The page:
Possible sales tax increase by April part of plan to balance budget
BATON ROUGE - Governor John Bel Edwards proposed, among other things, a one-cent sales tax increase to help balance the budget.
The plan was revealed at a news conference Tuesday afternoon. Edwards discussed ways he plans to fill a $750 million shortfall in the current budget and a shortfall up to $1.9 billion in the next budget cycle.
"This is not the budget plan I want to bring in my second week in office, but these problems are bigger than our state has ever seen," Governor Edwards said.
To deal with immediate budget needs, the governor suggests using the state's Rainy Day Fund, redirecting BP oil spill payments not earmarked for coastal issues to state accounts, cutting 10% from discretionary spending and a laundry list of tax adjustments.
The sales tax increase could generate about $216 million before June 30, 2016, the governor estimated. Sales tax on items except groceries, prescription drugs and residential utilities will grow from four to five percent. The tax could start as early as legislation is passed, possibly by April.
In the coming years, the governor wants to change state income tax brackets, re-organizing state filings that are related to federal filings, alter business tax rules and credits and create a 5% flat tax rate for landline and cell phones instead of varying 2 to 3 percent taxes.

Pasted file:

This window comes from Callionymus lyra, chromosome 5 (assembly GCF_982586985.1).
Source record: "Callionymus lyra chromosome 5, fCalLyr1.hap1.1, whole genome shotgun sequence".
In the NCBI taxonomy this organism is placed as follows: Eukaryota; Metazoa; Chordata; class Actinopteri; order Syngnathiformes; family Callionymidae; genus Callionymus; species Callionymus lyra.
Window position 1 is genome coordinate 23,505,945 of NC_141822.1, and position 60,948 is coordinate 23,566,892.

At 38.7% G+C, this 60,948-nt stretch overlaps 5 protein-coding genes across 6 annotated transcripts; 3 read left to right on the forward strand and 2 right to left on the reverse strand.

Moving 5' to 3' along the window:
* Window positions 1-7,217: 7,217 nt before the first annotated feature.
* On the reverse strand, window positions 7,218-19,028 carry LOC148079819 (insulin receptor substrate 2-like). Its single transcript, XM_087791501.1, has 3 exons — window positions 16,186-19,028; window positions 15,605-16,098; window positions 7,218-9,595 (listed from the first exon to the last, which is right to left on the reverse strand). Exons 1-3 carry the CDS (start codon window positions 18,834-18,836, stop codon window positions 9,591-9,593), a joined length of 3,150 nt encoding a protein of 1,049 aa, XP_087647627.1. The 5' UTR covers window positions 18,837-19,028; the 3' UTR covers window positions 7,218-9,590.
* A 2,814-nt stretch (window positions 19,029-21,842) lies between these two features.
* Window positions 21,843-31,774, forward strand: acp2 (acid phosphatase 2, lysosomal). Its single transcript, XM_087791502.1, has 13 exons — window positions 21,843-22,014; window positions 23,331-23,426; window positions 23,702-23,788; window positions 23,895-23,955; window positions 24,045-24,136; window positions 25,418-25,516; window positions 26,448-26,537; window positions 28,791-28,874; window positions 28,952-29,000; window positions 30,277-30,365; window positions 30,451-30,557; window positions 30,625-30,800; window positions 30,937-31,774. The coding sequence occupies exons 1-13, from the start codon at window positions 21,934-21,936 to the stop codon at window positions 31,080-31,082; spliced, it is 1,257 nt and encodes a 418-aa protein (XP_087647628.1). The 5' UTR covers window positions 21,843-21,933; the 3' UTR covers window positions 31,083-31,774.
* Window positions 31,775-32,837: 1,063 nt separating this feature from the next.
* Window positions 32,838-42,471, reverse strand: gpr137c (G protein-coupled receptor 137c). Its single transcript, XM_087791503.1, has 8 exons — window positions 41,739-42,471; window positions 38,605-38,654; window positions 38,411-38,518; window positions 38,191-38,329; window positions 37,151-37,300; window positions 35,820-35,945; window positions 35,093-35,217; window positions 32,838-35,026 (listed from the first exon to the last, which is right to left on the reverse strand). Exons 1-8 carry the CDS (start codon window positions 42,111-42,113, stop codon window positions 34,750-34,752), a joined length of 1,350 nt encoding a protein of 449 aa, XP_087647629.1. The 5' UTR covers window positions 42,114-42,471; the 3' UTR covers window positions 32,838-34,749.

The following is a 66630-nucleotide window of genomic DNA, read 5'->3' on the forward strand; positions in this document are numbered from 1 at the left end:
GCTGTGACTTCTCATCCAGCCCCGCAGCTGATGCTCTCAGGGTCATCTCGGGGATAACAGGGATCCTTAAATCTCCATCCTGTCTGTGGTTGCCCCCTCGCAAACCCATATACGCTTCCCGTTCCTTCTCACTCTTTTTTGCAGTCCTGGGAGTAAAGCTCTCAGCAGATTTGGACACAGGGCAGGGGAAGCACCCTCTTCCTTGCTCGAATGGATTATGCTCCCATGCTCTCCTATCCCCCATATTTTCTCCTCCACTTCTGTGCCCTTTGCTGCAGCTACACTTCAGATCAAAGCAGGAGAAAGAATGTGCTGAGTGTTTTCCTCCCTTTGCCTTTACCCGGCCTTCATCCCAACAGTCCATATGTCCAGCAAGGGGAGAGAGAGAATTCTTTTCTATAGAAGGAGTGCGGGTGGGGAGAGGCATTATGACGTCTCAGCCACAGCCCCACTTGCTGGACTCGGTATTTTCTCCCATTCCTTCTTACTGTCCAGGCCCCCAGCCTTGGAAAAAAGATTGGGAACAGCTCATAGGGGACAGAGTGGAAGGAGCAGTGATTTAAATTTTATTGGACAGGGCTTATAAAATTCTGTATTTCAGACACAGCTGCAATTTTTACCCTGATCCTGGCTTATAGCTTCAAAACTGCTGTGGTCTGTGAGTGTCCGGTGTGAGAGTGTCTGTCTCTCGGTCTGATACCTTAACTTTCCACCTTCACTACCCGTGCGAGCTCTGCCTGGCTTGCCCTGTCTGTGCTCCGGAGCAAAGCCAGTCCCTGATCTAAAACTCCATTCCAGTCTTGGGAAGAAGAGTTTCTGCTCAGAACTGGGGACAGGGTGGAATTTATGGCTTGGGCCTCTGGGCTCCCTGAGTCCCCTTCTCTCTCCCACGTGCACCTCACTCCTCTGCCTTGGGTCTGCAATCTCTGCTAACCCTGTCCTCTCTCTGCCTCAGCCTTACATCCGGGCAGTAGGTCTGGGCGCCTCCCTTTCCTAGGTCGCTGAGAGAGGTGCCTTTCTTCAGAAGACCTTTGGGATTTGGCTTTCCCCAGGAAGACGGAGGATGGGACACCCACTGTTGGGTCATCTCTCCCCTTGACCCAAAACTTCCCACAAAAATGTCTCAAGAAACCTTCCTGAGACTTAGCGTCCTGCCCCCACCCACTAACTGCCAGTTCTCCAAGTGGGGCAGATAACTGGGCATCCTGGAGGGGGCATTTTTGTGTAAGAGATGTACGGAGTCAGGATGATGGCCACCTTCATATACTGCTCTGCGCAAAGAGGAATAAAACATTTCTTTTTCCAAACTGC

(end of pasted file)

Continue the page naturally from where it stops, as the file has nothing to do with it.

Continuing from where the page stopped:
Edwards also wants to require businesses to collect sales tax for items purchased on the Internet.
Other longer-term proposals include raising the tobacco tax to $1.08 per pack of cigarettes, raising other excise taxes, reducing tax credits and the way corporation and business taxes are handled.
"Raising taxes is not my first, second, or even third option when seeking to fill the state's budget shortfall," Governor Edwards said in a prepared statement ahead of his news conference. "We will begin with painful, across-the-board cuts to a wide range of discretionary state funds. Unfortunately, those cuts will not be enough to bridge the enormous shortfall we face today and in the next fiscal year. We must enter a season of shared sacrifice – enormous sacrifice – to fix the systemic budget problems in Louisiana. If we do this hard work together, Louisiana will emerge stronger over the long-term."
The governor continued, "We must fix this or continue catastrophic cuts that would result in our hospitals closing, universities and community colleges filing for bankruptcy, the erosion of the TOPS scholarship program and severe reductions to our public K-12 schools."
JBE says there will be honest and straightforward budgets going forward. Comparison to Jindal. #lalege— Mark Armstrong (@TV_MarkA) January 19, 2016
Lawmakers will address the state's financial issues in a three-week special session to begin in February.
You can read the proposed list from the governor's office HERE.